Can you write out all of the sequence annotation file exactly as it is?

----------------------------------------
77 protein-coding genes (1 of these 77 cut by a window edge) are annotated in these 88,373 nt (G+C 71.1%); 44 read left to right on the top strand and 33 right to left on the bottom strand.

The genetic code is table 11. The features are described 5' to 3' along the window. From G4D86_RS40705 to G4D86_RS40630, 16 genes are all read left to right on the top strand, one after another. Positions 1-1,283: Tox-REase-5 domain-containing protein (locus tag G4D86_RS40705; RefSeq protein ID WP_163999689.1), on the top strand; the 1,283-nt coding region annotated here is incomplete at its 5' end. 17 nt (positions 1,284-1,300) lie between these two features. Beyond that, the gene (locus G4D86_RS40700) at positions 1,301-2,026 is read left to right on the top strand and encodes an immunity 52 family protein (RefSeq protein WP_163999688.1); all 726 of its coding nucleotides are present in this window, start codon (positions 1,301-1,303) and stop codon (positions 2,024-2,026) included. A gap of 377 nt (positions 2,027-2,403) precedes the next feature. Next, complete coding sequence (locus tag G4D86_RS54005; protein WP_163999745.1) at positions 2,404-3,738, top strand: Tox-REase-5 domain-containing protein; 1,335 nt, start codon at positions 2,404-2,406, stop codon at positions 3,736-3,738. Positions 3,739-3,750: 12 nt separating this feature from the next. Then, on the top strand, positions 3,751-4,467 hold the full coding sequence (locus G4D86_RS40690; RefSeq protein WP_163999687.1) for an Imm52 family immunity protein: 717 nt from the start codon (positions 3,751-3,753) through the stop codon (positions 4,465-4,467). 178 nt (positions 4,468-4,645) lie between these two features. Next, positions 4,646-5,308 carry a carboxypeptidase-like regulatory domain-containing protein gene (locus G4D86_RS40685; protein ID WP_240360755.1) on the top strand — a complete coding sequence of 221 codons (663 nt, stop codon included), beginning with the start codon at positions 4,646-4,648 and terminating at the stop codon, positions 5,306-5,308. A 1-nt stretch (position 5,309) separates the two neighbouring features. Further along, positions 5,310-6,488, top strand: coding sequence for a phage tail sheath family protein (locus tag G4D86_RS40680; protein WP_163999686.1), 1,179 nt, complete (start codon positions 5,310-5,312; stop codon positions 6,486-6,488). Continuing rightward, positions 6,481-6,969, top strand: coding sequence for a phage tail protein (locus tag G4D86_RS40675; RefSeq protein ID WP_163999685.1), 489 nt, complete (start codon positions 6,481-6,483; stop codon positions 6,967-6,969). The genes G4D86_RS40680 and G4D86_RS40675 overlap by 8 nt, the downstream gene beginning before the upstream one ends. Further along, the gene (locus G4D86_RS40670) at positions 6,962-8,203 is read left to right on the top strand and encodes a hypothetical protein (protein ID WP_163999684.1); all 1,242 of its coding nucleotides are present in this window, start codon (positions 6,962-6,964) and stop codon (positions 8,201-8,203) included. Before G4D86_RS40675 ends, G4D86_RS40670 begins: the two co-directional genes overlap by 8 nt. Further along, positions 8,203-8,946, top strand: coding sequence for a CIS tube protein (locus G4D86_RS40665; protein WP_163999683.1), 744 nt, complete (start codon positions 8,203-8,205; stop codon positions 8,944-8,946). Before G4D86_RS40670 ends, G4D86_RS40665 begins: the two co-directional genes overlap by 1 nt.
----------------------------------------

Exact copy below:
77 protein-coding genes (1 of these 77 cut by a window edge) are annotated in these 88,373 nt (G+C 71.1%); 44 read left to right on the top strand and 33 right to left on the bottom strand.

The genetic code is table 11. The features are described 5' to 3' along the window. From G4D86_RS40705 to G4D86_RS40630, 16 genes are all read left to right on the top strand, one after another. Positions 1-1,283: Tox-REase-5 domain-containing protein (locus tag G4D86_RS40705; RefSeq protein ID WP_163999689.1), on the top strand; the 1,283-nt coding region annotated here is incomplete at its 5' end. 17 nt (positions 1,284-1,300) lie between these two features. Beyond that, the gene (locus G4D86_RS40700) at positions 1,301-2,026 is read left to right on the top strand and encodes an immunity 52 family protein (RefSeq protein WP_163999688.1); all 726 of its coding nucleotides are present in this window, start codon (positions 1,301-1,303) and stop codon (positions 2,024-2,026) included. A gap of 377 nt (positions 2,027-2,403) precedes the next feature. Next, complete coding sequence (locus tag G4D86_RS54005; protein WP_163999745.1) at positions 2,404-3,738, top strand: Tox-REase-5 domain-containing protein; 1,335 nt, start codon at positions 2,404-2,406, stop codon at positions 3,736-3,738. Positions 3,739-3,750: 12 nt separating this feature from the next. Then, on the top strand, positions 3,751-4,467 hold the full coding sequence (locus G4D86_RS40690; RefSeq protein WP_163999687.1) for an Imm52 family immunity protein: 717 nt from the start codon (positions 3,751-3,753) through the stop codon (positions 4,465-4,467). 178 nt (positions 4,468-4,645) lie between these two features. Next, positions 4,646-5,308 carry a carboxypeptidase-like regulatory domain-containing protein gene (locus G4D86_RS40685; protein ID WP_240360755.1) on the top strand — a complete coding sequence of 221 codons (663 nt, stop codon included), beginning with the start codon at positions 4,646-4,648 and terminating at the stop codon, positions 5,306-5,308. A 1-nt stretch (position 5,309) separates the two neighbouring features. Further along, positions 5,310-6,488, top strand: coding sequence for a phage tail sheath family protein (locus tag G4D86_RS40680; protein WP_163999686.1), 1,179 nt, complete (start codon positions 5,310-5,312; stop codon positions 6,486-6,488). Continuing rightward, positions 6,481-6,969, top strand: coding sequence for a phage tail protein (locus tag G4D86_RS40675; RefSeq protein ID WP_163999685.1), 489 nt, complete (start codon positions 6,481-6,483; stop codon positions 6,967-6,969). The genes G4D86_RS40680 and G4D86_RS40675 overlap by 8 nt, the downstream gene beginning before the upstream one ends. Further along, the gene (locus G4D86_RS40670) at positions 6,962-8,203 is read left to right on the top strand and encodes a hypothetical protein (protein ID WP_163999684.1); all 1,242 of its coding nucleotides are present in this window, start codon (positions 6,962-6,964) and stop codon (positions 8,201-8,203) included. Before G4D86_RS40675 ends, G4D86_RS40670 begins: the two co-directional genes overlap by 8 nt. Further along, positions 8,203-8,946, top strand: coding sequence for a CIS tube protein (locus G4D86_RS40665; protein WP_163999683.1), 744 nt, complete (start codon positions 8,203-8,205; stop codon positions 8,944-8,946). Before G4D86_RS40670 ends, G4D86_RS40665 begins: the two co-directional genes overlap by 1 nt.